Fertility Technique Common, Despite Doubts
ICSI rates surging in U.S., but studies question its effectiveness, safety
WEDNESDAY, July 18, 2007 (HealthDay News) -- The use of a fertility technique called intracytoplasmic sperm injection, which involves injecting a sperm directly into an egg, has increased dramatically in the United States since 1995, despite uncertainty about its effectiveness and risks, researchers say.
A study published in the July 19 issue of the New England Journal of Medicine analyzed data on fertility treatments from 1995 to 2004. The study included all in vitro fertilization (IVF) cycles involving fresh embryos from non-donor eggs in women younger than 43.
The team found that while the proportion of patients receiving treatment for male factor infertility has remained stable, the percentage of IVF cycles that used intracytoplasmic sperm injection (ICSI) increased from 11 percent to 57.5 percent during the 10-year time span.
"Despite its added cost and uncertain efficacy and risk, the use of ICSI has been extended to include patients without documented male-factor infertility," the study's lead author Dr. Tarun Jain, assistant professor of reproductive endocrinology and infertility at the University of Illinois at Chicago, said in a prepared statement.
When compared to states without mandated insurance coverage, states with mandated coverage for infertility (Illinois, Massachusetts and Rhode Island), had higher rates of ICSI for reasons other than male-factor infertility.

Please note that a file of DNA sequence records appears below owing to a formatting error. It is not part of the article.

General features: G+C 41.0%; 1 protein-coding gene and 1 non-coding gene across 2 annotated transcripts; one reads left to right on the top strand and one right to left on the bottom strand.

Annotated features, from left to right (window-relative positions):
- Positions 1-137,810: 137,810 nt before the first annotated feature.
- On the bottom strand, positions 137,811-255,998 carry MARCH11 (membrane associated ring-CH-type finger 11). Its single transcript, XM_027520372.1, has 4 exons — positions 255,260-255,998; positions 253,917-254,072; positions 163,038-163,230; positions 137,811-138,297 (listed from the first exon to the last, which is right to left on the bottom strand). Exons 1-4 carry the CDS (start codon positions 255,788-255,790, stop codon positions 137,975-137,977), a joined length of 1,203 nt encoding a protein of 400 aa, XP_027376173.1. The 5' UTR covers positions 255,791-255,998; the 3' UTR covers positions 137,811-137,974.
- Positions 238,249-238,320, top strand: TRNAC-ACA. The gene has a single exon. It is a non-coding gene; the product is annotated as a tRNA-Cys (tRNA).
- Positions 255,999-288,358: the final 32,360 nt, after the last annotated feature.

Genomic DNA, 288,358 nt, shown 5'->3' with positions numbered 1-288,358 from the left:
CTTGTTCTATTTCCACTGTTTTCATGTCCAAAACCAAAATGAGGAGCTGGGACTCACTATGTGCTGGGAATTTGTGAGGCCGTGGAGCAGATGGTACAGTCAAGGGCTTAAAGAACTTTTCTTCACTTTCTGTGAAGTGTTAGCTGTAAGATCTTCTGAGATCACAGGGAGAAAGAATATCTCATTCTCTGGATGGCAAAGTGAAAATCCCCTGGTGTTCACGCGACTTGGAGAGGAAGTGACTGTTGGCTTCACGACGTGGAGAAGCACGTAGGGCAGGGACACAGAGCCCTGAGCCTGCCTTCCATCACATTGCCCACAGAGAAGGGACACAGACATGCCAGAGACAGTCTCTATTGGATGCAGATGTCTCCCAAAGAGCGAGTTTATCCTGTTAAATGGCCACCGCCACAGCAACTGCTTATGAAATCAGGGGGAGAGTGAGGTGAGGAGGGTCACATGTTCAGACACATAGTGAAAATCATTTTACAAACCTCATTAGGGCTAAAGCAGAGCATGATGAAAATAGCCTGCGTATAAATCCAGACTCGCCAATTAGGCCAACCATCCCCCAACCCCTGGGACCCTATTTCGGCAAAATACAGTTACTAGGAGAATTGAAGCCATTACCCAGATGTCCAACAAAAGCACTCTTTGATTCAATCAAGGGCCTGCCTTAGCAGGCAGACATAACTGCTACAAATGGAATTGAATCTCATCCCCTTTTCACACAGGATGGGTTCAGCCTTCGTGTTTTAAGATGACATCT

Jain said some physicians may feel ICSI is appropriate for patients who had prior IVF cycles that failed, for those who have very few eggs available, or to overcome barriers to the normal fertilization process.
But, according to Jain, the largest study to compare traditional IVF with ICSI in patients without male-factor infertility found that patients who underwent ICSI had lower rates of embryo implantation and pregnancy than patients who did not have ICSI.
There is also limited research evaluating the routine use of ICSI and the possibility of associated risks, such as genetic disorders and congenital abnormalities in babies conceived with this technology.
"Further studies are needed to better understand the proper role of ICSI, and perhaps guidelines may be useful to determine what the best indications are for the use of the technology in patients without male-factor infertility," Jain said.
In addition to their findings on ICSI, the researchers found that the number of fertility clinics and number of fresh-embryo cycles has increased, as have pregnancy and live-birth rates.
There's more on ICSI at Cornell University.